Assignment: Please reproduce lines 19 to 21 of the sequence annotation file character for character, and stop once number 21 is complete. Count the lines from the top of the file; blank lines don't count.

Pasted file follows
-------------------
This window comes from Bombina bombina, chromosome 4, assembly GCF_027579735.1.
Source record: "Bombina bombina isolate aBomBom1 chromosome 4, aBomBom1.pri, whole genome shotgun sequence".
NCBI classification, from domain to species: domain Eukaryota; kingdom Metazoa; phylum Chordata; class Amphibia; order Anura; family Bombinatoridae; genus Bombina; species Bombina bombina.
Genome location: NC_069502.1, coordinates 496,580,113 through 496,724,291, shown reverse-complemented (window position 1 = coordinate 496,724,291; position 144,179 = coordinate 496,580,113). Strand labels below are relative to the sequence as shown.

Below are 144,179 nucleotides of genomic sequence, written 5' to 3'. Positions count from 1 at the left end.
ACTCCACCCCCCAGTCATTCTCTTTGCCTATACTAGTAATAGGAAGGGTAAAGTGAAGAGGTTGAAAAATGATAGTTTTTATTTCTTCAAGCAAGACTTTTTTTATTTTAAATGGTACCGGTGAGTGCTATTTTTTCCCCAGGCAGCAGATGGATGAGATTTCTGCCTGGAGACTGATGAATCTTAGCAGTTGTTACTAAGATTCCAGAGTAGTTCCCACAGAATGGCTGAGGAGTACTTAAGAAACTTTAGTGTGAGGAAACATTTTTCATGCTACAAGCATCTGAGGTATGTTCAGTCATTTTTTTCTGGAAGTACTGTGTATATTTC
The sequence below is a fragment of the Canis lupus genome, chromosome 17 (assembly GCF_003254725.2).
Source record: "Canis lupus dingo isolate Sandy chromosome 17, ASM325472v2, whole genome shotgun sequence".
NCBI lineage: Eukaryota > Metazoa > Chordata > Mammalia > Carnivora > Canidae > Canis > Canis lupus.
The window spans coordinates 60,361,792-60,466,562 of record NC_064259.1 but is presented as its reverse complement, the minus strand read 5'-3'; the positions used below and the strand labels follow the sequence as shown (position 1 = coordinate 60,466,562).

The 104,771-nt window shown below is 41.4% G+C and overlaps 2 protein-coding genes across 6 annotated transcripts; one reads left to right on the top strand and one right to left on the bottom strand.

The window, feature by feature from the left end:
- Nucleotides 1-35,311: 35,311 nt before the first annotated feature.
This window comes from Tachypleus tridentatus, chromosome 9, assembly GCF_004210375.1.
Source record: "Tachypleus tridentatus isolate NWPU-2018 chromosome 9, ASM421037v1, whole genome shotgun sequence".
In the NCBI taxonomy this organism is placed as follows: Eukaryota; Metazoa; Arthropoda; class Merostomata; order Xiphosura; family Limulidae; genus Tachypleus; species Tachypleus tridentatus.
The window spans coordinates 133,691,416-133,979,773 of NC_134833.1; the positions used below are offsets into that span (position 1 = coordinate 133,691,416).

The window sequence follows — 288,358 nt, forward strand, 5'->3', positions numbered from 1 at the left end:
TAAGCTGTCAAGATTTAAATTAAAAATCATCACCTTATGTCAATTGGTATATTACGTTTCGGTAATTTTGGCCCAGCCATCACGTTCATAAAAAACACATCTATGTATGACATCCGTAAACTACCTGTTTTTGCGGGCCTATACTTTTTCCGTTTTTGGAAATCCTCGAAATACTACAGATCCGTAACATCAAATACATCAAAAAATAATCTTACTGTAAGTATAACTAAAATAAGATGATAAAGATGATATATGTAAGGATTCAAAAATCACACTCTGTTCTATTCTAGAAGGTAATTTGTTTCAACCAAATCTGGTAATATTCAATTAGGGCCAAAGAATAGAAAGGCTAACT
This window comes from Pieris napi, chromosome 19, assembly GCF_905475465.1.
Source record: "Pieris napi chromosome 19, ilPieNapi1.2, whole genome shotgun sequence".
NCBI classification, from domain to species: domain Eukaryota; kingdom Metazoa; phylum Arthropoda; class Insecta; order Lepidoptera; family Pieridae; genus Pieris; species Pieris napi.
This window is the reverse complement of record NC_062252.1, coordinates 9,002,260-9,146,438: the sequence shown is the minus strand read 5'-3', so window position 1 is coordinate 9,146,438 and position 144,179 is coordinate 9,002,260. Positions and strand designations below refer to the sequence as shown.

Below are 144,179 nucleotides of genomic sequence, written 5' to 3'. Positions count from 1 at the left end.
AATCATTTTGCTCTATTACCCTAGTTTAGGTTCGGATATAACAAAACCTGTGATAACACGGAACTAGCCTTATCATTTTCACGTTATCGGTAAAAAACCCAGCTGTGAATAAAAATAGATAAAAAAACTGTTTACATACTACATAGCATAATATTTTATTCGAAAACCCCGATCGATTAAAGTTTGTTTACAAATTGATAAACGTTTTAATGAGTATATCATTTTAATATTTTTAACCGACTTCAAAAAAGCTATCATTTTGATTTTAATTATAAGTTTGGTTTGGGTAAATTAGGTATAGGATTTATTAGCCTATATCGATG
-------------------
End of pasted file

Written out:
TAAGCTGTCAAGATTTAAATTAAAAATCATCACCTTATGTCAATTGGTATATTACGTTTCGGTAATTTTGGCCCAGCCATCACGTTCATAAAAAACACATCTATGTATGACATCCGTAAACTACCTGTTTTTGCGGGCCTATACTTTTTCCGTTTTTGGAAATCCTCGAAATACTACAGATCCGTAACATCAAATACATCAAAAAATAATCTTACTGTAAGTATAACTAAAATAAGATGATAAAGATGATATATGTAAGGATTCAAAAATCACACTCTGTTCTATTCTAGAAGGTAATTTGTTTCAACCAAATCTGGTAATATTCAATTAGGGCCAAAGAATAGAAAGGCTAACT
This window comes from Pieris napi, chromosome 19, assembly GCF_905475465.1.
Source record: "Pieris napi chromosome 19, ilPieNapi1.2, whole genome shotgun sequence".